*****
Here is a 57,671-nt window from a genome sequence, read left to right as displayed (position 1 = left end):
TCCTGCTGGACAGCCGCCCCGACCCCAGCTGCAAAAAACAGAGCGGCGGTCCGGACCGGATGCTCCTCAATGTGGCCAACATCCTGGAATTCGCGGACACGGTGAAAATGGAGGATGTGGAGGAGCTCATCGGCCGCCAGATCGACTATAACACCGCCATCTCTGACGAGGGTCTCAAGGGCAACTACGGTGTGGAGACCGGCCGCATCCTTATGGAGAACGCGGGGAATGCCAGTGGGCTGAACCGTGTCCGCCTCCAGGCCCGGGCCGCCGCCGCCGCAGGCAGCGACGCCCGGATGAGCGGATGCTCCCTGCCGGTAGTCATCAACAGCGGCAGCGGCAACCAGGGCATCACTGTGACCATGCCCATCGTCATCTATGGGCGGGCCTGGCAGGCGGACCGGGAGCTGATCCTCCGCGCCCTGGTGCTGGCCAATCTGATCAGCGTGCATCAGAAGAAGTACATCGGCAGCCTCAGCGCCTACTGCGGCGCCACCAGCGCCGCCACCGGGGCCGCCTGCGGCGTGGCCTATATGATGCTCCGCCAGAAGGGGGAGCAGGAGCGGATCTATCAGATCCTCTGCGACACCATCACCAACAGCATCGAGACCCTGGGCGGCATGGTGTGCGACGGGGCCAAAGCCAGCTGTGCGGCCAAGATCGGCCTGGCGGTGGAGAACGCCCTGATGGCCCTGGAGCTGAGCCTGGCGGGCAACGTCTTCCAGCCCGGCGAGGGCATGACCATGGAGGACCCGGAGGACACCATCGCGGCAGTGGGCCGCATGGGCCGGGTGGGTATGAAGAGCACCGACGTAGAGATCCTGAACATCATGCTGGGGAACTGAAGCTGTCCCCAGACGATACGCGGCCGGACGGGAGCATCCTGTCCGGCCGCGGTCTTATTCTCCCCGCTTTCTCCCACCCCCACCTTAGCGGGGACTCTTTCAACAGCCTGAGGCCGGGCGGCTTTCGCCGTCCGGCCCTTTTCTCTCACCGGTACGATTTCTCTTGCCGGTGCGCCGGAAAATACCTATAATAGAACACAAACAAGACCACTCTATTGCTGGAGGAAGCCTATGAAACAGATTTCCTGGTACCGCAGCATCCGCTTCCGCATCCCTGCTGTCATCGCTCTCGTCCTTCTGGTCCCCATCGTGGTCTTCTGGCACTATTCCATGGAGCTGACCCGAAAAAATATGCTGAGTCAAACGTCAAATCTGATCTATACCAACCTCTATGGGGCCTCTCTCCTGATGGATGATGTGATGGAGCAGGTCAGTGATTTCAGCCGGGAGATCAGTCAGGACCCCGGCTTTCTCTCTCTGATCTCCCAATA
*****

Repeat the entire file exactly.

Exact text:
Here is a 57,671-nt window from a genome sequence, read left to right as displayed (position 1 = left end):
TCCTGCTGGACAGCCGCCCCGACCCCAGCTGCAAAAAACAGAGCGGCGGTCCGGACCGGATGCTCCTCAATGTGGCCAACATCCTGGAATTCGCGGACACGGTGAAAATGGAGGATGTGGAGGAGCTCATCGGCCGCCAGATCGACTATAACACCGCCATCTCTGACGAGGGTCTCAAGGGCAACTACGGTGTGGAGACCGGCCGCATCCTTATGGAGAACGCGGGGAATGCCAGTGGGCTGAACCGTGTCCGCCTCCAGGCCCGGGCCGCCGCCGCCGCAGGCAGCGACGCCCGGATGAGCGGATGCTCCCTGCCGGTAGTCATCAACAGCGGCAGCGGCAACCAGGGCATCACTGTGACCATGCCCATCGTCATCTATGGGCGGGCCTGGCAGGCGGACCGGGAGCTGATCCTCCGCGCCCTGGTGCTGGCCAATCTGATCAGCGTGCATCAGAAGAAGTACATCGGCAGCCTCAGCGCCTACTGCGGCGCCACCAGCGCCGCCACCGGGGCCGCCTGCGGCGTGGCCTATATGATGCTCCGCCAGAAGGGGGAGCAGGAGCGGATCTATCAGATCCTCTGCGACACCATCACCAACAGCATCGAGACCCTGGGCGGCATGGTGTGCGACGGGGCCAAAGCCAGCTGTGCGGCCAAGATCGGCCTGGCGGTGGAGAACGCCCTGATGGCCCTGGAGCTGAGCCTGGCGGGCAACGTCTTCCAGCCCGGCGAGGGCATGACCATGGAGGACCCGGAGGACACCATCGCGGCAGTGGGCCGCATGGGCCGGGTGGGTATGAAGAGCACCGACGTAGAGATCCTGAACATCATGCTGGGGAACTGAAGCTGTCCCCAGACGATACGCGGCCGGACGGGAGCATCCTGTCCGGCCGCGGTCTTATTCTCCCCGCTTTCTCCCACCCCCACCTTAGCGGGGACTCTTTCAACAGCCTGAGGCCGGGCGGCTTTCGCCGTCCGGCCCTTTTCTCTCACCGGTACGATTTCTCTTGCCGGTGCGCCGGAAAATACCTATAATAGAACACAAACAAGACCACTCTATTGCTGGAGGAAGCCTATGAAACAGATTTCCTGGTACCGCAGCATCCGCTTCCGCATCCCTGCTGTCATCGCTCTCGTCCTTCTGGTCCCCATCGTGGTCTTCTGGCACTATTCCATGGAGCTGACCCGAAAAAATATGCTGAGTCAAACGTCAAATCTGATCTATACCAACCTCTATGGGGCCTCTCTCCTGATGGATGATGTGATGGAGCAGGTCAGTGATTTCAGCCGGGAGATCAGTCAGGACCCCGGCTTTCTCTCTCTGATCTCCCAATA